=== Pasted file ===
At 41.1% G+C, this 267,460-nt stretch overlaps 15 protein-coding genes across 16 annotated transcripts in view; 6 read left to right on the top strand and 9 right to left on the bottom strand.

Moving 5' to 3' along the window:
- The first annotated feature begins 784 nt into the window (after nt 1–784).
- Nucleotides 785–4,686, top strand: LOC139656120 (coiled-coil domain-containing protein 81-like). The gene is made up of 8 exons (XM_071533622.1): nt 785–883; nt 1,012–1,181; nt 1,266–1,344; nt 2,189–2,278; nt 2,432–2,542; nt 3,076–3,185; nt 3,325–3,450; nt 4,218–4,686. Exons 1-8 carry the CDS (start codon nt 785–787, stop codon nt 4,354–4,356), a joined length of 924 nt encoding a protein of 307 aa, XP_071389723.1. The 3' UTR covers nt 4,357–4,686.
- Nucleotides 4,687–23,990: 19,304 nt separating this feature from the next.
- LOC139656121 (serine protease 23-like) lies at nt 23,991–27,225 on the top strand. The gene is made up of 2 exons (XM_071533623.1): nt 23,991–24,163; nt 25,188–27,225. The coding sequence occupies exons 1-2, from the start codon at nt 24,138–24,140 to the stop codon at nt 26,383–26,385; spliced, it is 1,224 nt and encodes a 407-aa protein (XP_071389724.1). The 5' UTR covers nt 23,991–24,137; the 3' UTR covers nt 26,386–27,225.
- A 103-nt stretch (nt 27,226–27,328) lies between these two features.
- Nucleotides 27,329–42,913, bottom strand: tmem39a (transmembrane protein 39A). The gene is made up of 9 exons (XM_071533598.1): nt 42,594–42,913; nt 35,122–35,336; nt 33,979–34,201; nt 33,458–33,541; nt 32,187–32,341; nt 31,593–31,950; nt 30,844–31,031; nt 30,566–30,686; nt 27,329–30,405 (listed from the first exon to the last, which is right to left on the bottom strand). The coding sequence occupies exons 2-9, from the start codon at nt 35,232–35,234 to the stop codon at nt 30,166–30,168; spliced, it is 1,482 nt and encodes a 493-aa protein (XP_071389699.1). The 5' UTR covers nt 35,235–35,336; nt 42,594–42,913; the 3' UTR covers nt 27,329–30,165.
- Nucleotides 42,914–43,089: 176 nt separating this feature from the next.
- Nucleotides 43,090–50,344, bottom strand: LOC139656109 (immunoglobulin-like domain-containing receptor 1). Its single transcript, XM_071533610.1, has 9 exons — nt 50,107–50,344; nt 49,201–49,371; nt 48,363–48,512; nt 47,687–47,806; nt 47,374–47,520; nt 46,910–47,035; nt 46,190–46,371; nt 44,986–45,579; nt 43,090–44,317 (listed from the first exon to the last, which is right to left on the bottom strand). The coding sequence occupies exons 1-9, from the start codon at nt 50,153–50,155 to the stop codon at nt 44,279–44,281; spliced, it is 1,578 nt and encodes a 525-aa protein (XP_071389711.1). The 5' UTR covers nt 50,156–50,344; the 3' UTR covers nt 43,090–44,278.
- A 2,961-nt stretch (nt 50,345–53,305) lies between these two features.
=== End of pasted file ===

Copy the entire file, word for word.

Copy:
At 41.1% G+C, this 267,460-nt stretch overlaps 15 protein-coding genes across 16 annotated transcripts in view; 6 read left to right on the top strand and 9 right to left on the bottom strand.

Moving 5' to 3' along the window:
- The first annotated feature begins 784 nt into the window (after nt 1–784).
- Nucleotides 785–4,686, top strand: LOC139656120 (coiled-coil domain-containing protein 81-like). The gene is made up of 8 exons (XM_071533622.1): nt 785–883; nt 1,012–1,181; nt 1,266–1,344; nt 2,189–2,278; nt 2,432–2,542; nt 3,076–3,185; nt 3,325–3,450; nt 4,218–4,686. Exons 1-8 carry the CDS (start codon nt 785–787, stop codon nt 4,354–4,356), a joined length of 924 nt encoding a protein of 307 aa, XP_071389723.1. The 3' UTR covers nt 4,357–4,686.
- Nucleotides 4,687–23,990: 19,304 nt separating this feature from the next.
- LOC139656121 (serine protease 23-like) lies at nt 23,991–27,225 on the top strand. The gene is made up of 2 exons (XM_071533623.1): nt 23,991–24,163; nt 25,188–27,225. The coding sequence occupies exons 1-2, from the start codon at nt 24,138–24,140 to the stop codon at nt 26,383–26,385; spliced, it is 1,224 nt and encodes a 407-aa protein (XP_071389724.1). The 5' UTR covers nt 23,991–24,137; the 3' UTR covers nt 26,386–27,225.
- A 103-nt stretch (nt 27,226–27,328) lies between these two features.
- Nucleotides 27,329–42,913, bottom strand: tmem39a (transmembrane protein 39A). The gene is made up of 9 exons (XM_071533598.1): nt 42,594–42,913; nt 35,122–35,336; nt 33,979–34,201; nt 33,458–33,541; nt 32,187–32,341; nt 31,593–31,950; nt 30,844–31,031; nt 30,566–30,686; nt 27,329–30,405 (listed from the first exon to the last, which is right to left on the bottom strand). The coding sequence occupies exons 2-9, from the start codon at nt 35,232–35,234 to the stop codon at nt 30,166–30,168; spliced, it is 1,482 nt and encodes a 493-aa protein (XP_071389699.1). The 5' UTR covers nt 35,235–35,336; nt 42,594–42,913; the 3' UTR covers nt 27,329–30,165.
- Nucleotides 42,914–43,089: 176 nt separating this feature from the next.
- Nucleotides 43,090–50,344, bottom strand: LOC139656109 (immunoglobulin-like domain-containing receptor 1). Its single transcript, XM_071533610.1, has 9 exons — nt 50,107–50,344; nt 49,201–49,371; nt 48,363–48,512; nt 47,687–47,806; nt 47,374–47,520; nt 46,910–47,035; nt 46,190–46,371; nt 44,986–45,579; nt 43,090–44,317 (listed from the first exon to the last, which is right to left on the bottom strand). The coding sequence occupies exons 1-9, from the start codon at nt 50,153–50,155 to the stop codon at nt 44,279–44,281; spliced, it is 1,578 nt and encodes a 525-aa protein (XP_071389711.1). The 5' UTR covers nt 50,156–50,344; the 3' UTR covers nt 43,090–44,278.
- A 2,961-nt stretch (nt 50,345–53,305) lies between these two features.